The WHERE function can be used to select array elements that meet certain conditions. For example, the statement:

data[WHERE(data LT 0, /NULL)] = -1

sets all negative elements of data to -1 without changing the positive elements. The result of the function, WHERE(data LT 0), is a vector composed of the subscripts of the negative elements of data. Using this vector as a subscript changes only the negative elements.

Tip: The NULL keyword forces the WHERE function to return !NULL if there are no matches. Since using !NULL as a subscript is quietly ignored, this allows the above line of code to execute successfully regardless of whether there are any values that meet the condition. For example, any values that are less than zero will be set to -1. If there are no values less than zero, then the data values will remain unchanged and execution continues.

Similarly, the WHERE function can be used to select elements of an array using expressions similar to A[WHERE(A GT 0)], which results in a vector composed only of the elements of A that are greater than 0.

The following statements create and display a 5x5 identity matrix, which consists of ones along a diagonal, and zeros everywhere else:

A = FLTARR(5, 5)
A[INDGEN(5) * 6] = 1

The following statement sets elements of A with values of zero or less to -1:

A[WHERE(A LE 0, /NULL)] = -1

In this example, assume that the vector data contains data elements and that a data drop-out is denoted by a negative value. In addition, assume that there are never two or more adjacent drop-outs. The following statements replace all drop-outs with the average of the two adjacent good points:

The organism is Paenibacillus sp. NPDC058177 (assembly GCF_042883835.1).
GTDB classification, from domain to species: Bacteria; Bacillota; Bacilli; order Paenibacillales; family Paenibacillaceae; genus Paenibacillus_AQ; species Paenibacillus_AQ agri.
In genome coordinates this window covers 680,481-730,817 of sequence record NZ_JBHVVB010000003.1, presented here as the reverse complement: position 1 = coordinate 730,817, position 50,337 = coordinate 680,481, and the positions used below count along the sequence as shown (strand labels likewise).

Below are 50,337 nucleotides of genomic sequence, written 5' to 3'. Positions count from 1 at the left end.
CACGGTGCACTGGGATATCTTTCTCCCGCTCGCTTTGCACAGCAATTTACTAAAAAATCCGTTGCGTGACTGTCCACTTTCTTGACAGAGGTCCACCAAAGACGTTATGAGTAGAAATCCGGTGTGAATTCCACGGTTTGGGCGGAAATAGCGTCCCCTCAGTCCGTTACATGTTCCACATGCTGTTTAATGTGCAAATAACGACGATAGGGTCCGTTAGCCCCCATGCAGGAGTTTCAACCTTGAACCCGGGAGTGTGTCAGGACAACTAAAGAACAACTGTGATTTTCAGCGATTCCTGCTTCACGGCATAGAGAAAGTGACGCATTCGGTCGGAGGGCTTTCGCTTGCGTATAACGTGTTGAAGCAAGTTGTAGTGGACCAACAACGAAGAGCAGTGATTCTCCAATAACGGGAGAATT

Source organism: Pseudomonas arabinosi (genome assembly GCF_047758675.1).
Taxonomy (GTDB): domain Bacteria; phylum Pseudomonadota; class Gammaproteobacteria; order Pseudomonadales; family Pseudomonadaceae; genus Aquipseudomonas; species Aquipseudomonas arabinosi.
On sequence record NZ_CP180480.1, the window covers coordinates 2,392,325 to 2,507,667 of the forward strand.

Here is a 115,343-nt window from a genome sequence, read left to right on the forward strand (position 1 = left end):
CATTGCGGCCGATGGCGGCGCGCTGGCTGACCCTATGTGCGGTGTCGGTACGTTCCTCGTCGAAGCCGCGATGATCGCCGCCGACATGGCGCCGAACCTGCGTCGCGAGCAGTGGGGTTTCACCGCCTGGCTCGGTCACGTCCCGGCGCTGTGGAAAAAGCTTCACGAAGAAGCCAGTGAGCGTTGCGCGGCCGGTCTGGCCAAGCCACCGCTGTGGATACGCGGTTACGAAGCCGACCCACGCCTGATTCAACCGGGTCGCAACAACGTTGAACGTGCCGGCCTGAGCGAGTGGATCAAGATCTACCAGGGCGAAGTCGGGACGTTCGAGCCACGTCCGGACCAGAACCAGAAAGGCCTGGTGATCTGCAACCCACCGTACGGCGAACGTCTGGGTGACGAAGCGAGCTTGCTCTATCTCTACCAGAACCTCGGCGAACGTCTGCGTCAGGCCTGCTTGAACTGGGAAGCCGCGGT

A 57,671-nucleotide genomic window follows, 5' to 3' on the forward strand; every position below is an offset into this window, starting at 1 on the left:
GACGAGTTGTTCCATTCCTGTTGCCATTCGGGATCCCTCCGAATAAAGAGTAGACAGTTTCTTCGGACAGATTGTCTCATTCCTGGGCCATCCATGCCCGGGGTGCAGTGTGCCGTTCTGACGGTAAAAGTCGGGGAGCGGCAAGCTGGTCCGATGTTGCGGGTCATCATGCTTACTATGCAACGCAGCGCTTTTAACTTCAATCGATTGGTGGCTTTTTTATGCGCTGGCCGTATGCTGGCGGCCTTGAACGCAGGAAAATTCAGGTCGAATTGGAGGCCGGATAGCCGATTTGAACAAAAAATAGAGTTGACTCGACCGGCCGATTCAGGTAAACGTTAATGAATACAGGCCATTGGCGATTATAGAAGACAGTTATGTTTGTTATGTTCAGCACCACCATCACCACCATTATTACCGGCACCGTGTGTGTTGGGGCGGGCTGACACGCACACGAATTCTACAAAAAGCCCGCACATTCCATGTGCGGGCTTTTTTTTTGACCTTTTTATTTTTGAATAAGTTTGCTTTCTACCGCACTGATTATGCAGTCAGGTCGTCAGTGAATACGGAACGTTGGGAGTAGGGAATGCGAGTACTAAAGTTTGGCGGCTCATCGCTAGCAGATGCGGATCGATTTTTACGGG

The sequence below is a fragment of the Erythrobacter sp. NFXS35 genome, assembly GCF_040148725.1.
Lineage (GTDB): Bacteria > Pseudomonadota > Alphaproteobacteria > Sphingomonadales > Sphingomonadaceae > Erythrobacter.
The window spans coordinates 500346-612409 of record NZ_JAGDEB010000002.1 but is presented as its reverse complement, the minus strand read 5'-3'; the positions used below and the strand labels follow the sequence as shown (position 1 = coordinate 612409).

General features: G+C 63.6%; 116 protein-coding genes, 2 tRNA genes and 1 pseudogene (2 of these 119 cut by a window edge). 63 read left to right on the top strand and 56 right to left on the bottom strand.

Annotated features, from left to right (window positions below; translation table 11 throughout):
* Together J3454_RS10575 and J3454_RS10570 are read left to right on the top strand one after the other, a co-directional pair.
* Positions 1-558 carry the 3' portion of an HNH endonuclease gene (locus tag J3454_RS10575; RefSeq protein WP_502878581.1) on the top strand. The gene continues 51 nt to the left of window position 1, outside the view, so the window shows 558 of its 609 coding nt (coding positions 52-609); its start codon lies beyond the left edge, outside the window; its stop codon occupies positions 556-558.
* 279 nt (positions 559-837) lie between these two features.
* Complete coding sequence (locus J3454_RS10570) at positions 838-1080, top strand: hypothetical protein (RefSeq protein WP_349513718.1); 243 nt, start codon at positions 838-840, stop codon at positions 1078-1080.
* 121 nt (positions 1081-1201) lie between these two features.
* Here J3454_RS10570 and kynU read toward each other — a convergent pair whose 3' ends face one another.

; Subscript vector of drop-outs.
bad = WHERE(data LT 0, /NULL)
; Replace drop-outs with average of previous and next point.
if (bad NE !NULL) data[bad] = (data[bad - 1] + data[bad + 1]) / 2

In this example, the following actions are performed:

  • We use the LT (less than) operator to create an array, with the same dimensions as data, that contains a 1 for every element of data that is less than zero and a zero for every element of data that is zero or greater. We use this “drop-out array” as a parameter for the WHERE function, which generates a vector that contains the one-dimensional subscripts of the elements of the drop-out array that are nonzero. The resulting vector, stored in the variable bad, contains the subscripts of the elements of data that are less than zero.
  • The expression data[bad - 1] is a vector that contains the subscripts of the points immediately preceding the drop-outs; while similarly, the expression
    data[bad + 1] is a vector containing the subscripts of the points immediately after the drop-outs.
  • The average of these two vectors is stored in data[bad], the points that originally contained drop-outs.
  • The NULL keyword guarantees that !NULL is returned if there are no matches, and we check for this value before attempting to compute the average.